The problem with relativism

Further thoughts on what nuns taught us in Roman Catholic schools in Syracuse and the Midwest.

They taught us what was right and wrong. Now that seems like a simple matter. Unless you bring “relativism” into your thinking. You know, the old “Relative to what?” game. It’s a nice day. Oh? Relative to what?

The nuns did not deal with relativism: This violates the Ten Commandments. This is a sin. That is not true. It is a lie.

This training helps sort matters for me. For instance, there is a famous politician who years ago was involved with fraud using securities. My securities licensing and training assured me her dealings were fraudulent.

Many years had passed by the time this got into the news. The statute of limitations kept authorities from charging her. Whenever she was questioned on it, she changed the subject. Nobody mentions it any more. But I know it was wrong. She committed a crime. No matter where she may rise in her political life I will know she is a crook. Thanks to the nuns.

Years ago I was visiting a friend at Christmas. His brother arrived. He was a highway supervisor for a county. He announced that one of the suppliers to the county had given him a big entertainment system for Christmas.

“It’s always a nice gift, every Christmas,” he boasted. “Last year it was a fancy barbeque.”

He and the family saw nothing wrong with this. “Relative” to the highway budget in the millions, I suppose it was peanuts. A token gesture. Relative to gifts that get handed out in business, it was nothing unusual. And, after all, prices ruled. Therefore this gift could not cause him to favor this supplier. Relative to those factors, this was just a gift.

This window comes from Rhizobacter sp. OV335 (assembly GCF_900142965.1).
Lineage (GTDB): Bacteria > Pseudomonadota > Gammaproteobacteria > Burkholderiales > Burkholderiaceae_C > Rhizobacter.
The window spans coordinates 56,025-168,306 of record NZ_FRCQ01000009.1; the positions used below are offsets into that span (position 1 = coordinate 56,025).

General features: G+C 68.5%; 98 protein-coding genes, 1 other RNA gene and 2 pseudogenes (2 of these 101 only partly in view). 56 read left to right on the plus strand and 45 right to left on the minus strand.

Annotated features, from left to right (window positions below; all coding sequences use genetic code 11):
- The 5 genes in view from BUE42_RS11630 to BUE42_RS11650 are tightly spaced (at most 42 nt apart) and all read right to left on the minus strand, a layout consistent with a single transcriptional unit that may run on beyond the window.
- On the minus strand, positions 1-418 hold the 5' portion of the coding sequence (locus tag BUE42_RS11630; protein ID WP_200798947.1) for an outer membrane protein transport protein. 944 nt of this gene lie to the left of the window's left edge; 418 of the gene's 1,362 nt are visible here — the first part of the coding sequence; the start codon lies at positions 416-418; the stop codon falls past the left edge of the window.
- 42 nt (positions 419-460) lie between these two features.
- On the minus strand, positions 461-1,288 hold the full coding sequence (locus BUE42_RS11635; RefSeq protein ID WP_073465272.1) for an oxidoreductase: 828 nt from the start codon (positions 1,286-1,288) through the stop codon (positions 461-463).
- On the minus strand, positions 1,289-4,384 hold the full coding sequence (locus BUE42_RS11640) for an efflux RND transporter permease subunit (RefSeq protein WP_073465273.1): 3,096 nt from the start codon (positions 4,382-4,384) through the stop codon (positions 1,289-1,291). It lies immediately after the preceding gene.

But it was wrong. I know it was wrong because he would not dare tell county commissioners he had received it. I know it was wrong because the nuns taught us so.

We see a parade of corruption out of Albany and Washington. We read about corruption that flows like water in Illinois, especially Chicago. We know New Jersey’s state flower is plastic. Its state bird is dead. Its state motto is “Steal”. Its state dance is the perp walk. And its state hobby is corruption. We see and know these sad things.

But we also know someone defends them: You gotta admit everybody does it. Sure he helped out a few pals, but look at his record. You have to grease a few palms to get anything done these days. Compared to what some of these other birds do, what he’s done is nuthin’.

It seems to me that it is harder to swallow these excuses if you learned from the nuns of old. Sins were sins. No allowances. No wiggle room.

This brings to mind an incident aboard a Navy ship when I was 19. A sailor had discovered a way to sneak into a storage space for the ship’s store. He offered to collect watches for others. They buzzed about it until one of them objected. “That’s stealing. It doesn’t matter that it’s just Navy stuff. It’s stealing. It’s wrong.”

Yes, he happened to have been taught by nuns.

Some kids were never taught such distinctions. Their teachers did not make such judgments. Maybe their parents never did. Nobody said to them “That is wrong. It is a sin.” Some were taught that sins to one person are not sins to others. Relativism.

There are several reasons I love to read about Harry Truman. One is that he saw things in simpler manner than perhaps any other president. He saw black and white and not many shades. Lies were lies to him. Wrongs were wrongs. And the scale of things did not enter into it.

When he sent letters to his wife from the White House he bought his own stamps. He could have handed the letters to his secretary. She would have had them franked with the other mail. But, Truman said, that would have been stealing. Even at three cents. Even for the President.

Big politicians who accept vacations, flights on private jets and campaign money for favors would not agree. The nuns would. Bless ‘em.

From in Morgan.

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